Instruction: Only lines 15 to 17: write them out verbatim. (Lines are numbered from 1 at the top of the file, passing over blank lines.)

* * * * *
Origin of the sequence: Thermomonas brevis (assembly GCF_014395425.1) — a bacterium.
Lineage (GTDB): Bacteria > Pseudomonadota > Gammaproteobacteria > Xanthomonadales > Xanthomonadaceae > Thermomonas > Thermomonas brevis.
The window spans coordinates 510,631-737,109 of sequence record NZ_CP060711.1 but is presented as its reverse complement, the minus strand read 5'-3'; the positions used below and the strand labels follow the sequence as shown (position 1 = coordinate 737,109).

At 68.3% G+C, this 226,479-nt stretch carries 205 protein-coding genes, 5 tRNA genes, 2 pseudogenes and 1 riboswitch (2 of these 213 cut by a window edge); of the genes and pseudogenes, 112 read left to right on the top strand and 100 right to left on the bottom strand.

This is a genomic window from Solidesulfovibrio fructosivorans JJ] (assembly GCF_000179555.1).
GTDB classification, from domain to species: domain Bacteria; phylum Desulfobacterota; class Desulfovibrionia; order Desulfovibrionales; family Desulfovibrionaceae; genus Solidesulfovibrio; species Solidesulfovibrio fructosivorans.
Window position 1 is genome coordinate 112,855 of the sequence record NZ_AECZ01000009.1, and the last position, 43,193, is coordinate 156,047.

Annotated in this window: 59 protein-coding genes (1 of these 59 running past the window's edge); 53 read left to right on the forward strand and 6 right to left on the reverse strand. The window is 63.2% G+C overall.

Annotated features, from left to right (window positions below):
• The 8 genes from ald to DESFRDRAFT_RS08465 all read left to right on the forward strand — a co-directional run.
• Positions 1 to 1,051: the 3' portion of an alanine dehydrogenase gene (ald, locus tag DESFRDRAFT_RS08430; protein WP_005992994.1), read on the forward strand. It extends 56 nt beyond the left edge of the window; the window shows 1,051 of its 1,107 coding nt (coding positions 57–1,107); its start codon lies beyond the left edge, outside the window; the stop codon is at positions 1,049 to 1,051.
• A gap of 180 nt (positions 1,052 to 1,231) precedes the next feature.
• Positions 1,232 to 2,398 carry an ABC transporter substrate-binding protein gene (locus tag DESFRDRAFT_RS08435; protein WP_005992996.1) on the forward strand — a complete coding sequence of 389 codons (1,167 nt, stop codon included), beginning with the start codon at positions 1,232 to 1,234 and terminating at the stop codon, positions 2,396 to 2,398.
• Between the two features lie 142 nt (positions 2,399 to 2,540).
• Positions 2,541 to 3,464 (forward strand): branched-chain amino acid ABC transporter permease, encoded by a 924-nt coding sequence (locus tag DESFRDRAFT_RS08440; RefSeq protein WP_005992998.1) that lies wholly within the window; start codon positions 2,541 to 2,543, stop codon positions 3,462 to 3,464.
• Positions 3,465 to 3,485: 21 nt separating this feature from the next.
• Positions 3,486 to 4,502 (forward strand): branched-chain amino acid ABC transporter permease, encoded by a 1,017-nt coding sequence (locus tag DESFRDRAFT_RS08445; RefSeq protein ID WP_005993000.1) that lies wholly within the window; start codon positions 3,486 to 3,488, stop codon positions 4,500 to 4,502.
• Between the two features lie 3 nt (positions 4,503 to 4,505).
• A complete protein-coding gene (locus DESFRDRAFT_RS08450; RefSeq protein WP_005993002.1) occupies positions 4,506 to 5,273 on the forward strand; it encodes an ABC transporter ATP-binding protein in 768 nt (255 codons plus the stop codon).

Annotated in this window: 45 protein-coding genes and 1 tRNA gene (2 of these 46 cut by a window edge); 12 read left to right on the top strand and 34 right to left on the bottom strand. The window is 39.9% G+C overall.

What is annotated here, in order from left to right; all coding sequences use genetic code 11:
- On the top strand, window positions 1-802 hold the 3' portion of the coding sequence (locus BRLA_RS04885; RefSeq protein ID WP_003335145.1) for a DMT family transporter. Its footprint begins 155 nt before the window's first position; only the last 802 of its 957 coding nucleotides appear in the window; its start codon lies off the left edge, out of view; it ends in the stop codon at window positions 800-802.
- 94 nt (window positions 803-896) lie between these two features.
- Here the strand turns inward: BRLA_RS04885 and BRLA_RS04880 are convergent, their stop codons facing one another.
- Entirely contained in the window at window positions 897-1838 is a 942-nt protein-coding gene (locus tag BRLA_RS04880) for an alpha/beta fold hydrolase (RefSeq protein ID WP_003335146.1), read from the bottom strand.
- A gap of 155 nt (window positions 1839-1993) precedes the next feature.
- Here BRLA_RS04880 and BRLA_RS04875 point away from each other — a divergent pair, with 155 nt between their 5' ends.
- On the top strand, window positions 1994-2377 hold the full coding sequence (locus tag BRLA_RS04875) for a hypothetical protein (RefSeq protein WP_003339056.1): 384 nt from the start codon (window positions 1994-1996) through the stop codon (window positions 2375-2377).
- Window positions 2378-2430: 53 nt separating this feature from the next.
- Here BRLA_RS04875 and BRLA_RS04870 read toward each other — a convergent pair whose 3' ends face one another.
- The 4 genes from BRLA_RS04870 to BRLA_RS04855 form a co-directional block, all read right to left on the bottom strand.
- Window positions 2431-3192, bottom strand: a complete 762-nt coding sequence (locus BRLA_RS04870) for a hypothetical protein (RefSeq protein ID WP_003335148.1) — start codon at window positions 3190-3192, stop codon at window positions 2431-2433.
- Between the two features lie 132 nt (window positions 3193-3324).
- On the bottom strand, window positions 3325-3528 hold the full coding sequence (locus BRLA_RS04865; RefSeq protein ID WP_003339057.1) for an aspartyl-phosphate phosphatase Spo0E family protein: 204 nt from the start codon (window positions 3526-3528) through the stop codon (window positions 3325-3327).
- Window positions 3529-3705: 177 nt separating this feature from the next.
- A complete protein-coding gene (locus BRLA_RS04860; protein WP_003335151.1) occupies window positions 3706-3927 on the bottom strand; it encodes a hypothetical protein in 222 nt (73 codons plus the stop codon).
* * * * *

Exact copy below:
• Positions 2,541 to 3,464 (forward strand): branched-chain amino acid ABC transporter permease, encoded by a 924-nt coding sequence (locus tag DESFRDRAFT_RS08440; RefSeq protein WP_005992998.1) that lies wholly within the window; start codon positions 2,541 to 2,543, stop codon positions 3,462 to 3,464.
• Positions 3,465 to 3,485: 21 nt separating this feature from the next.
• Positions 3,486 to 4,502 (forward strand): branched-chain amino acid ABC transporter permease, encoded by a 1,017-nt coding sequence (locus tag DESFRDRAFT_RS08445; RefSeq protein ID WP_005993000.1) that lies wholly within the window; start codon positions 3,486 to 3,488, stop codon positions 4,500 to 4,502.